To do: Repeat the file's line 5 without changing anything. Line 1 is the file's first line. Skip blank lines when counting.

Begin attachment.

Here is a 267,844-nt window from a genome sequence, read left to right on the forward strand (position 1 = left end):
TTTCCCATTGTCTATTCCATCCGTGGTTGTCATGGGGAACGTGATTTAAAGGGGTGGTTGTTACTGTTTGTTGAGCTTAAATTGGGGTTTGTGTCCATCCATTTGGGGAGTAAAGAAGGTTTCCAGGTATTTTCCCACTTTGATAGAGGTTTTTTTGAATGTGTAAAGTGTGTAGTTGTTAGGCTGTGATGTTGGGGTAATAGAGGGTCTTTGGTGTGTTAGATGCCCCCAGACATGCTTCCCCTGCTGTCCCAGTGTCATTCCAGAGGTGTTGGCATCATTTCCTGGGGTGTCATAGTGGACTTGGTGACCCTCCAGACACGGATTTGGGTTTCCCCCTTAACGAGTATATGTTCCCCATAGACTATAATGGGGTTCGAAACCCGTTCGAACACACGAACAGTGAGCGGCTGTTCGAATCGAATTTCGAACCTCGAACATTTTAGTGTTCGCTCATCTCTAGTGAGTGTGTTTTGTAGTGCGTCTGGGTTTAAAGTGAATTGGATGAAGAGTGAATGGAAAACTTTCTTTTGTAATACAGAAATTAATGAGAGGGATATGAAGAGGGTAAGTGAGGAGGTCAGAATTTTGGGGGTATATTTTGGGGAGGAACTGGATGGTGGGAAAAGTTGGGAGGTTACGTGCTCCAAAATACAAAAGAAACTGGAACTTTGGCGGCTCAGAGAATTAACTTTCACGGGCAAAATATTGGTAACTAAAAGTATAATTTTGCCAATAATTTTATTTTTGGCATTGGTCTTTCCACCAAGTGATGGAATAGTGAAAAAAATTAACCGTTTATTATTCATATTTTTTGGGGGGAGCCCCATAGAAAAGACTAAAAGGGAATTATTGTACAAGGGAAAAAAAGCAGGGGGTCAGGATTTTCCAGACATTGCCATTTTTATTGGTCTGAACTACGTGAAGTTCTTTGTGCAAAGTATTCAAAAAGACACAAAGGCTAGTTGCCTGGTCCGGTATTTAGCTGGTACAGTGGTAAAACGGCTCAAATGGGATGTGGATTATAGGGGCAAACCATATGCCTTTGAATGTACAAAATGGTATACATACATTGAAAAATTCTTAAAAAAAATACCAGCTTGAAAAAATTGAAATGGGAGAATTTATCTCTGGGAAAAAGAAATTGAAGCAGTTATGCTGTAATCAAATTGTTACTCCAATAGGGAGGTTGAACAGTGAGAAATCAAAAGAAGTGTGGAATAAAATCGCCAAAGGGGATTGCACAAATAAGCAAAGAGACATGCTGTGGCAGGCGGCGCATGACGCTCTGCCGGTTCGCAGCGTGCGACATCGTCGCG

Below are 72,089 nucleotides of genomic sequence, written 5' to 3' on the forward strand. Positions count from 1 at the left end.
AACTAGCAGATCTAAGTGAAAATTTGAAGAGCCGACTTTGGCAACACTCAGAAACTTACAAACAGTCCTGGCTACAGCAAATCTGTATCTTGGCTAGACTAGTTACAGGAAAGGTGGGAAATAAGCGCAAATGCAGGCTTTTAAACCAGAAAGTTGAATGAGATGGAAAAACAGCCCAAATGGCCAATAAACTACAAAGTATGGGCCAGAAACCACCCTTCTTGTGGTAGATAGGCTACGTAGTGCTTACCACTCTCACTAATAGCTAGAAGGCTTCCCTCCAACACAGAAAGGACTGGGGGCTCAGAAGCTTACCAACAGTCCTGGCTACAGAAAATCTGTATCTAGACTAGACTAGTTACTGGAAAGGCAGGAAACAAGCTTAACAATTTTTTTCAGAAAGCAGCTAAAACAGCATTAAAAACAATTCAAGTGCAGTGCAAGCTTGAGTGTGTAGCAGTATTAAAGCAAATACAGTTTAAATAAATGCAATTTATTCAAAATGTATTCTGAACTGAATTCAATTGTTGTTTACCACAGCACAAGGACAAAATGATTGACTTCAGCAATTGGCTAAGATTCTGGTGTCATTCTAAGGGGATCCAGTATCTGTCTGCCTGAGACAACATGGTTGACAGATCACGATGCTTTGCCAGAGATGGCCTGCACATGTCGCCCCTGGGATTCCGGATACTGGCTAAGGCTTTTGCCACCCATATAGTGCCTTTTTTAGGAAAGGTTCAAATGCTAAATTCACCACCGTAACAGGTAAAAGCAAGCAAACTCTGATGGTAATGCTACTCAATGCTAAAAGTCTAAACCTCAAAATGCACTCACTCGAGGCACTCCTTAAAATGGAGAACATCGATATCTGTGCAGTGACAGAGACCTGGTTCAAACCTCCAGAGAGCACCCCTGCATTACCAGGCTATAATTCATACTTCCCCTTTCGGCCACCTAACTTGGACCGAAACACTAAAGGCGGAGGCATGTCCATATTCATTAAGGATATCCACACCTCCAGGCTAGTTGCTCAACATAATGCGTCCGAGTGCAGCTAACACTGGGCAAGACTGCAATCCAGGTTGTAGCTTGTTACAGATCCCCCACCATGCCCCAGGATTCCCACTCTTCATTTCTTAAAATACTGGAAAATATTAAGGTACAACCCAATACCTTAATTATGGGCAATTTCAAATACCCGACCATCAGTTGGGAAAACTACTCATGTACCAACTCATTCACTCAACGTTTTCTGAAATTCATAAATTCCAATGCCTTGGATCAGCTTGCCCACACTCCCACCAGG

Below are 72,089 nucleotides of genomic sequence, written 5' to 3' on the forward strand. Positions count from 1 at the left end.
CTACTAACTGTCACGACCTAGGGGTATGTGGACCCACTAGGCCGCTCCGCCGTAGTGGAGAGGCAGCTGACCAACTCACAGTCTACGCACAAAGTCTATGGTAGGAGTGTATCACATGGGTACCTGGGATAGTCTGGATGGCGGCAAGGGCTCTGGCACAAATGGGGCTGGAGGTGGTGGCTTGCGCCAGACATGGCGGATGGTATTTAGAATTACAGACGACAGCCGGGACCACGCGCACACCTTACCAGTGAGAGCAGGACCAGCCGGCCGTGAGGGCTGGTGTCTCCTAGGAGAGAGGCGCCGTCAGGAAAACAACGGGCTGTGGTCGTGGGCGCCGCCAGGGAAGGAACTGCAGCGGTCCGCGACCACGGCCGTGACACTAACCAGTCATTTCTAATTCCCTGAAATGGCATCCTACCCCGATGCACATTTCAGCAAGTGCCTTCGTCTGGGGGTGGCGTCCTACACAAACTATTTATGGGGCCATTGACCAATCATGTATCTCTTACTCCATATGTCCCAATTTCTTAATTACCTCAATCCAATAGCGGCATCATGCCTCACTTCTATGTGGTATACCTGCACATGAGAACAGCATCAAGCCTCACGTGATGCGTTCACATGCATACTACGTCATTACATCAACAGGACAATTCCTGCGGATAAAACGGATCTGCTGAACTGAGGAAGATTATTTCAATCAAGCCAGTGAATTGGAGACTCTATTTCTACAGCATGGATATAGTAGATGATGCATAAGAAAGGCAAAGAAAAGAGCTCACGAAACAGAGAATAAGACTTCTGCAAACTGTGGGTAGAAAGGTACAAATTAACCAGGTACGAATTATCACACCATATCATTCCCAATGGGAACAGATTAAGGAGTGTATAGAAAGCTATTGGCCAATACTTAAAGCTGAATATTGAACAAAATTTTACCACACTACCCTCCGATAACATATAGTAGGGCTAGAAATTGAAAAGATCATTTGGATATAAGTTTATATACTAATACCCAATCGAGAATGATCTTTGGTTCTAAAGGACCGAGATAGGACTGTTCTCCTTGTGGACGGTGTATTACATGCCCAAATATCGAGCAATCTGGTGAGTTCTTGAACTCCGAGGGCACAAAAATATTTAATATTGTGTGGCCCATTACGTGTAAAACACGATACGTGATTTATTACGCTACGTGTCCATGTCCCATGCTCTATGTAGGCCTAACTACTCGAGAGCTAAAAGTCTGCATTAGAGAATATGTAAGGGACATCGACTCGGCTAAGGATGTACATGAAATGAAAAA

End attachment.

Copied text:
Below are 72,089 nucleotides of genomic sequence, written 5' to 3' on the forward strand. Positions count from 1 at the left end.